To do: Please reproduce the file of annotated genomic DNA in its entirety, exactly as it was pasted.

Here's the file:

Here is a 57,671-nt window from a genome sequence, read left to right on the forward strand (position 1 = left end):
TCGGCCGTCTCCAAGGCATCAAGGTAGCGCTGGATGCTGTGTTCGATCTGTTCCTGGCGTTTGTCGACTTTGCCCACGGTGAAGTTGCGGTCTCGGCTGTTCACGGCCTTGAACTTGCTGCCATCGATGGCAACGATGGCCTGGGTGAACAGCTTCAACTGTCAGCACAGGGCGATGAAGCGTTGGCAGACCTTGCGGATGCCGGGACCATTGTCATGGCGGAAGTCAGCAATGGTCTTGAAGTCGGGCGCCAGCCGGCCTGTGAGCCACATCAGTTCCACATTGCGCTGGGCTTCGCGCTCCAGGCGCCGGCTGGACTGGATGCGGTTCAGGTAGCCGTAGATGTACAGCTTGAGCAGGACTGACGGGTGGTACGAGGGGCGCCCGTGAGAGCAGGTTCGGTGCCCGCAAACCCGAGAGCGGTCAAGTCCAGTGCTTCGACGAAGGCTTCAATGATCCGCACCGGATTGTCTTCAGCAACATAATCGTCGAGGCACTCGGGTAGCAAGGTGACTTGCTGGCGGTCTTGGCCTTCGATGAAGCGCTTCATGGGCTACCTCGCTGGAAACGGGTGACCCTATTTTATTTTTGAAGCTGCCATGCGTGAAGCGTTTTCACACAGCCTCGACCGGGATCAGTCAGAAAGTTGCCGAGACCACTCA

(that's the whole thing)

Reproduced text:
Here is a 57,671-nt window from a genome sequence, read left to right on the forward strand (position 1 = left end):
TCGGCCGTCTCCAAGGCATCAAGGTAGCGCTGGATGCTGTGTTCGATCTGTTCCTGGCGTTTGTCGACTTTGCCCACGGTGAAGTTGCGGTCTCGGCTGTTCACGGCCTTGAACTTGCTGCCATCGATGGCAACGATGGCCTGGGTGAACAGCTTCAACTGTCAGCACAGGGCGATGAAGCGTTGGCAGACCTTGCGGATGCCGGGACCATTGTCATGGCGGAAGTCAGCAATGGTCTTGAAGTCGGGCGCCAGCCGGCCTGTGAGCCACATCAGTTCCACATTGCGCTGGGCTTCGCGCTCCAGGCGCCGGCTGGACTGGATGCGGTTCAGGTAGCCGTAGATGTACAGCTTGAGCAGGACTGACGGGTGGTACGAGGGGCGCCCGTGAGAGCAGGTTCGGTGCCCGCAAACCCGAGAGCGGTCAAGTCCAGTGCTTCGACGAAGGCTTCAATGATCCGCACCGGATTGTCTTCAGCAACATAATCGTCGAGGCACTCGGGTAGCAAGGTGACTTGCTGGCGGTCTTGGCCTTCGATGAAGCGCTTCATGGGCTACCTCGCTGGAAACGGGTGACCCTATTTTATTTTTGAAGCTGCCATGCGTGAAGCGTTTTCACACAGCCTCGACCGGGATCAGTCAGAAAGTTGCCGAGACCACTCA